Facebook’s exploits and profitability are well known and now this Silicon Valley giant is partnering with Neuralink to venture into a field that has troubled scientists for more than half a century. Neuralink is a new company associated with the electric-car maker Tesla and these two financially endowed companies have set on an extremely ambitious program – to find out how the human brain communicates with the rest of the body. Since the 1960s, this is a mystery that scientists have tried to grapple with but have never made any major breakthrough.
How they plan to go about it
The project envisaged by Facebook and Neuralink plans to implant electronic devices into human brains. Since the computers of the future will be more powerful than what we have today, these implants are supposed to help humans keep up with them. According to the creators of the project, the implants will also help in the study of the brain-body communication.
Responding to the project details which emerged in mid-April, many scientists, while welcoming the endeavor, expressed fears that the project is unlikely to bear fruit soon and certainly not within the time-frame set by Facebook and Neuralink.
One of the biggest hurdles envisaged is getting people to accept to have sensors implanted into their brains. Currently, that technology is used to treat patients with spinal cord injuries and those suffering from seizures. Implanting of sensors also comes with a high risk of injury and it might therefore be difficult to get people to willingly take part.
Another hurdle that scientists foresee is the inability to accurately record the activities of the brain. For the scientists, it is hard to tell how the brain communicates with, say, the arms to tell them to move.
To scientists, figuring out how the brain truly works is extremely difficult. According to one scientist, associate professor Bradley Wyble of the Penn State University, it is hard to compare the working of a computer with those of the human brain. While both computers and human brains perform similar functions in the storage and transmission of info, the human brain tends to be very selective in what it transmits. Unlike the computer which responds to specific commands, the brain decides which stimuli it will act on and which to ignore.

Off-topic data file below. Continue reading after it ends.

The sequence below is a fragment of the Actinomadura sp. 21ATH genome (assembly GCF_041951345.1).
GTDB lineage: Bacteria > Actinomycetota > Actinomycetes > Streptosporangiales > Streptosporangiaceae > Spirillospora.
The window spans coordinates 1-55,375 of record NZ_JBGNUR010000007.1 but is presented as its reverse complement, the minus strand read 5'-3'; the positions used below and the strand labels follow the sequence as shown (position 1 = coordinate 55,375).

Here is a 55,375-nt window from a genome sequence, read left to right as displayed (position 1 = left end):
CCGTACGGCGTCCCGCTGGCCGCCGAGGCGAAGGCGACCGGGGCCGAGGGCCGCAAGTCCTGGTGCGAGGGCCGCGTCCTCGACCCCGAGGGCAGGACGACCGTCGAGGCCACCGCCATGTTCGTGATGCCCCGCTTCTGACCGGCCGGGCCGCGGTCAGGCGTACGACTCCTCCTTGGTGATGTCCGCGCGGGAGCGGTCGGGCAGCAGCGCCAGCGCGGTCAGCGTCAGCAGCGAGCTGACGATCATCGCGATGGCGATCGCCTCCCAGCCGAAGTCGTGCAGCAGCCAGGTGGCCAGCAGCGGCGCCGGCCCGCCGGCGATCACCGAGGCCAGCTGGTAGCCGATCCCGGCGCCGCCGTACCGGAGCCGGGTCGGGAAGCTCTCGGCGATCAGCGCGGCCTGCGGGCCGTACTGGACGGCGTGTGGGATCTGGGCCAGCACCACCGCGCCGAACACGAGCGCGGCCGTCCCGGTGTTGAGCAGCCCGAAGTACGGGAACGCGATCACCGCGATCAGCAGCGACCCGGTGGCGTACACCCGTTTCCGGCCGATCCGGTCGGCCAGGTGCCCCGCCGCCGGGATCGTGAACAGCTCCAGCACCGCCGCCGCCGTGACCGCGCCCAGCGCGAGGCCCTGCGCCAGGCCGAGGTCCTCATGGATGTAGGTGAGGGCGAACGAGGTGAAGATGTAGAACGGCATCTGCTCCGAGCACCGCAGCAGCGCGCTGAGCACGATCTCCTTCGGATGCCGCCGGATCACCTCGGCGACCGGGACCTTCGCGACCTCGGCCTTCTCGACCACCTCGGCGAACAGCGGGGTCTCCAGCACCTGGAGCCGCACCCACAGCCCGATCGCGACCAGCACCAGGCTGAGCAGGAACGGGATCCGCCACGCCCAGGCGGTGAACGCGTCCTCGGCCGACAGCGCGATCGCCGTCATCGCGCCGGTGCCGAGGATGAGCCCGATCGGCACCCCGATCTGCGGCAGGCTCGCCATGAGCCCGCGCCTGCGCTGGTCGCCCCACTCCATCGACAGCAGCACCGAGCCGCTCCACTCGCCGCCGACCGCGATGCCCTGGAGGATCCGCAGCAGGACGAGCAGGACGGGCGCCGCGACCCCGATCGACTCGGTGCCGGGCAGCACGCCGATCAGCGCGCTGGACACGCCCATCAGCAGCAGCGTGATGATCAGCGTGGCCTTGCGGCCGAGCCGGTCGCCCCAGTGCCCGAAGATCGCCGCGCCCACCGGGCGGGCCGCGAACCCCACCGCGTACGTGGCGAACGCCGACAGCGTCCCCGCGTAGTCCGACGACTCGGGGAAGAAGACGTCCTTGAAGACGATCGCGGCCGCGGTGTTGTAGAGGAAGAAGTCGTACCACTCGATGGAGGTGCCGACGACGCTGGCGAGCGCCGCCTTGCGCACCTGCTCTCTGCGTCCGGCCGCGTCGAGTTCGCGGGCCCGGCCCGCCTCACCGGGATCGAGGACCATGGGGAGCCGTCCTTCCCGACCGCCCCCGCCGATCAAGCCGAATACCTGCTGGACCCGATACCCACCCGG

So, is this new project likely to bear fruit in a decade? The funding provided by the two companies involved is massive and we can only wait to see.
Why do we have fewer Americans in the factories today? Is the current increase in factory jobs likely to be sustained? The fact that there are fewer people employed in the factories than was the case in the 70s does not imply that American manufacturing has been on the decline. On the contrary, the manufacturing sector has continued to grow over the years (except during some depressing periods such as the sub-prime crisis) but men have continued to lose jobs to robots. For this reason too, it is unlikely that the manufacturing sector will create jobs the way it did in the 70s.
Reason for optimism
While the jobs created might never reach what they were in the good old days, there is certainly reason for optimism. The government has the ability to increase the number of manufacturing jobs available and it could if it went ahead with its plans to increase its spending on major infrastructural projects. The government’s desire to undertake tax reforms could also provide the spur that the manufacturing sector needs.
How the present compares with the past
The 20 million people employed by the manufacturing sector in the 1970s represented 22% of the entire workforce in the US. Today, only 8% of people are employed in this sector. During the crisis of 2009, only 11.5 million people were employed by the manufacturing sector. And despite the recent positive signs, the number of people making a living from manufacturing is.
US Manufacturing Jobs On the Rise But Still Way below the 1970s Levels